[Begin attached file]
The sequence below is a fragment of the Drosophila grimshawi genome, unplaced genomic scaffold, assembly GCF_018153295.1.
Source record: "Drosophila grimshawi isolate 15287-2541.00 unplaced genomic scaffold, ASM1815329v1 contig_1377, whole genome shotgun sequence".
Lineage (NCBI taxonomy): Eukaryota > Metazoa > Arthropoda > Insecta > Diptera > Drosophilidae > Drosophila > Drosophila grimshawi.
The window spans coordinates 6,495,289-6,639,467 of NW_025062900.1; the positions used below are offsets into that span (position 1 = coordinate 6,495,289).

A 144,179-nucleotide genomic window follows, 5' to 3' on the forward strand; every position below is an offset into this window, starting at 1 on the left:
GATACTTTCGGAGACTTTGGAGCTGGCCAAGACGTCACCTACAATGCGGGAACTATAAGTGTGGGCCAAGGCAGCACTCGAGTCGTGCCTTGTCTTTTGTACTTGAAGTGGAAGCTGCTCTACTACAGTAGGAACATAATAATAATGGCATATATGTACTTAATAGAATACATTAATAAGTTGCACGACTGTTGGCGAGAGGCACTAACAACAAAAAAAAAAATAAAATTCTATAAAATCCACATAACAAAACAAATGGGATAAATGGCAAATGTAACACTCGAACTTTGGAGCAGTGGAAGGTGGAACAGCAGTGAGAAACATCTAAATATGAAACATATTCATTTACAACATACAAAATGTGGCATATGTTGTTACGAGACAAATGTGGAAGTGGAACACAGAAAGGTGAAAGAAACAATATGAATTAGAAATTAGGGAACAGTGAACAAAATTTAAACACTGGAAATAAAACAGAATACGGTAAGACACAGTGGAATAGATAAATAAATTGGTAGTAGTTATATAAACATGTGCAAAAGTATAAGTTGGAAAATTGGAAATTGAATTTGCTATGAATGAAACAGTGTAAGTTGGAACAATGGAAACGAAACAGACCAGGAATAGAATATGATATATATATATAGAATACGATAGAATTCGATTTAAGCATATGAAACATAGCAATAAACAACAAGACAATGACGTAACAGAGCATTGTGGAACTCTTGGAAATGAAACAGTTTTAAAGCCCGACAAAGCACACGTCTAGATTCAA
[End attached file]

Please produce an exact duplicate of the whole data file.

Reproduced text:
The sequence below is a fragment of the Drosophila grimshawi genome, unplaced genomic scaffold, assembly GCF_018153295.1.
Source record: "Drosophila grimshawi isolate 15287-2541.00 unplaced genomic scaffold, ASM1815329v1 contig_1377, whole genome shotgun sequence".
Lineage (NCBI taxonomy): Eukaryota > Metazoa > Arthropoda > Insecta > Diptera > Drosophilidae > Drosophila > Drosophila grimshawi.
The window spans coordinates 6,495,289-6,639,467 of NW_025062900.1; the positions used below are offsets into that span (position 1 = coordinate 6,495,289).

A 144,179-nucleotide genomic window follows, 5' to 3' on the forward strand; every position below is an offset into this window, starting at 1 on the left:
GATACTTTCGGAGACTTTGGAGCTGGCCAAGACGTCACCTACAATGCGGGAACTATAAGTGTGGGCCAAGGCAGCACTCGAGTCGTGCCTTGTCTTTTGTACTTGAAGTGGAAGCTGCTCTACTACAGTAGGAACATAATAATAATGGCATATATGTACTTAATAGAATACATTAATAAGTTGCACGACTGTTGGCGAGAGGCACTAACAACAAAAAAAAAAATAAAATTCTATAAAATCCACATAACAAAACAAATGGGATAAATGGCAAATGTAACACTCGAACTTTGGAGCAGTGGAAGGTGGAACAGCAGTGAGAAACATCTAAATATGAAACATATTCATTTACAACATACAAAATGTGGCATATGTTGTTACGAGACAAATGTGGAAGTGGAACACAGAAAGGTGAAAGAAACAATATGAATTAGAAATTAGGGAACAGTGAACAAAATTTAAACACTGGAAATAAAACAGAATACGGTAAGACACAGTGGAATAGATAAATAAATTGGTAGTAGTTATATAAACATGTGCAAAAGTATAAGTTGGAAAATTGGAAATTGAATTTGCTATGAATGAAACAGTGTAAGTTGGAACAATGGAAACGAAACAGACCAGGAATAGAATATGATATATATATATAGAATACGATAGAATTCGATTTAAGCATATGAAACATAGCAATAAACAACAAGACAATGACGTAACAGAGCATTGTGGAACTCTTGGAAATGAAACAGTTTTAAAGCCCGACAAAGCACACGTCTAGATTCAA